MAJESKI: I don‘t know where he would know a prostitute from, but in any event he found one to do the dastardly deed for him and videotaped the whole thing and then sent it to the wife of his former employee, who happened to be his, I believe his brother-in-law.
ABRAMS: Yes. So these other co-conspirators weren‘t able to find a prostitute? I mean you know these two guys I guess say or they have this discussion about maybe getting a prostitute, right, and these other two guys come to them after awhile and say I‘m sorry, you know we weren‘t able to find anyone for you.
MAJESKI: I think they just took his money and went south with it. Because I—apparently he paid them about $25,000 to, you know, to further this scheme.
ABRAMS: But do you really—I mean you really do see cases—I mean we hear about threatening of witnesses in cases...
ABRAMS: ... right. You know I‘ll kill your family...
MAJESKI: Absolutely. Yes.
ABRAMS: But you‘ve actually heard of cases like this where they have sort of set someone up for sex...
ABRAMS: ... and then videotaped it...
MAJESKI: Oh sure...
ABRAMS: ... and tried to use it against them?
MAJESKI: Oh I‘ve seen it happen in cases like this. I‘ve seen it happen in political situations. It‘s quite common to use it, but when you use something like this as blackmail, what you are doing is threatening to release the information rather than sending it over to the family immediately. What he did was he created a situation where it backfired on him because the wife went ahead and brought it right to the prosecutor‘s office and just increased the charges against him.
MAJESKI: But you know there is also an undercurrent here, too. You know there‘s a lot of smoke around the governor and you know the reality is the fundraisers are the ones that know all of the information that goes on in political circles. So there may be something more to all of these indictments and there, too, if a person is facing a lot of time and they have a lot of information, there may be tradeoffs on information.
ABRAMS: Yes and we‘ve seen the tabloids—a couple of tabloids do this in the past...
ABRAMS: ... anyway with some celebrities. Anyway, Bill Majeski, thanks a lot. Appreciate it.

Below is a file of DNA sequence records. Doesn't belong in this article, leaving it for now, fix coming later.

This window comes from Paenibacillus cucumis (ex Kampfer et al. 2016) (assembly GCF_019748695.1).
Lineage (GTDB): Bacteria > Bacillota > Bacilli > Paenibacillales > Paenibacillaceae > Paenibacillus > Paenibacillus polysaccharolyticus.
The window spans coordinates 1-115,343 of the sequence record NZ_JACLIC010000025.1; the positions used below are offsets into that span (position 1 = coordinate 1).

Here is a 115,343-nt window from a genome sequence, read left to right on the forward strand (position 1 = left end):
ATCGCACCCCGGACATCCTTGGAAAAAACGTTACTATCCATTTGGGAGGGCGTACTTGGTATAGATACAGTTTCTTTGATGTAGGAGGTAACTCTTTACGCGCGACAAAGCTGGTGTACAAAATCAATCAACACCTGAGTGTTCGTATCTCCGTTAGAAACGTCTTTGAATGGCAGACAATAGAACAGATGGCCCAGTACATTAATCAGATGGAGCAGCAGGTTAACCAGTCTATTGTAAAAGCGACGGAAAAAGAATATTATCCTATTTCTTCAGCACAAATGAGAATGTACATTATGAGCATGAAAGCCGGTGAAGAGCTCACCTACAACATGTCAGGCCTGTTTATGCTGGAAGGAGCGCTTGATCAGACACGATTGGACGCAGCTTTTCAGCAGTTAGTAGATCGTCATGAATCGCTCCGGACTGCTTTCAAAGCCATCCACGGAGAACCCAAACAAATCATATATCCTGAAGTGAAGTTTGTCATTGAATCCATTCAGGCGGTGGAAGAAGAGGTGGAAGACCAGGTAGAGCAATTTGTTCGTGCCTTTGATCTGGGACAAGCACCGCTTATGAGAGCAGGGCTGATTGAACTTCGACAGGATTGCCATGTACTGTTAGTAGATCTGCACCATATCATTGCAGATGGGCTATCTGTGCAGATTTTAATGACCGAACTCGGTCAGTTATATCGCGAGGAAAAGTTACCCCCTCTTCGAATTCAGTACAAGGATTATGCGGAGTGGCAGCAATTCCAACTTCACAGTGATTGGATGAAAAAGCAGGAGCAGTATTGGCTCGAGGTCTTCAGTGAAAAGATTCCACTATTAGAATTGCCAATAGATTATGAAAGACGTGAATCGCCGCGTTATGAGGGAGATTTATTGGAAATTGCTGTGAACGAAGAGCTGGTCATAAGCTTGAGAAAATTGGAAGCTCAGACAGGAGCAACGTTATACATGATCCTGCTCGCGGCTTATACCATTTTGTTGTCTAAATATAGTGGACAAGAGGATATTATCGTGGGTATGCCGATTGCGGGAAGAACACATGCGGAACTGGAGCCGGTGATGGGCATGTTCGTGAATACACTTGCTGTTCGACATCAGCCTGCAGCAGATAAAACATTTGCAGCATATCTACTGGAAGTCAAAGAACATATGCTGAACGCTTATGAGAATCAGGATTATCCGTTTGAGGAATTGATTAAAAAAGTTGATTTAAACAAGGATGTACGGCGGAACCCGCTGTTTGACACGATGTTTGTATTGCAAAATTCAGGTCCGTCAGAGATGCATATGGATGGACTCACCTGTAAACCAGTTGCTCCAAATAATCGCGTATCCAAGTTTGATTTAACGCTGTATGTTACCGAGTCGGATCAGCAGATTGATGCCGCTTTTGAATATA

MAJESKI: Dan, good seeing you again.
ABRAMS: Good seeing you too.
Coming up, a judge rules that the taxpayers will have to foot the bill for former South Dakota Congressman Bill Janklow‘s car crash that killed a constituent, even though he was convicted of manslaughter.
Your e-mails email@example.com. Please include your name and where you‘re writing from. We have a super size edition of e-mails tonight. Stay with us.
ABRAMS: We‘re back. A U.S. congressman kills a man in a traffic accident, serves 100 days in jail for manslaughter, then gets sued by the victim‘s family. And you know who pays if they win? Well we all do, apparently. That‘s because a federal judge has ruled this week that former Congressman Bill Janklow was—quote—“on duty” last August when he ran a stop sign and ran into a motorcyclist, Randy Scott, on his way home after two days of appointments in his home state.
And since Janklow was employed by the federal government, that apparently means his employer will be liable for civil damages, which means the taxpayers will pay if the Scott family wins that judgment. Now Scott‘s family wanted to sue Janklow in state court so they could claim punitive damages and his son J.R. Scott says the taxpayers shouldn‘t have to pay. Telling a local paper that where Janklow‘s concerned—quote—“It was his irresponsibility for doing what he did. It wasn‘t the federal government‘s fault he ran a stop sign.”
Randy Scott‘s family says they will file an objection to the ruling that put the suit in federal court. But how is it that the taxpayers have to pay in a case like this? I mean, should taxpayers be forced to pay when a congressman kills someone in this kind of incident even after he‘s convicted of manslaughter?
Ronald Meshbesher is the attorney for Randy Scott‘s family and Peter Smith is a professor at the George Washington University Law School. All right, Professor, first just lay out the law for us. People are going to say on its face, guy is convicted of manslaughter driving home essentially in his car and taxpayers have to pay for any damages?
PETER SMITH, GWU LAW PROFESSOR: That‘s right. Under the federal statute if you sue a government employee for harming someone in the course of employment, typically the government is substituted for the government employee in the lawsuit. And in a typical run of cases, this actually protects plaintiffs like the Scott family here. Consider the alternative in a different regime where you could only sue the government employee but not the United States. And imagine that the defendant were not a congressman but instead a postal worker driving home with limited assets and lots of credit card debt.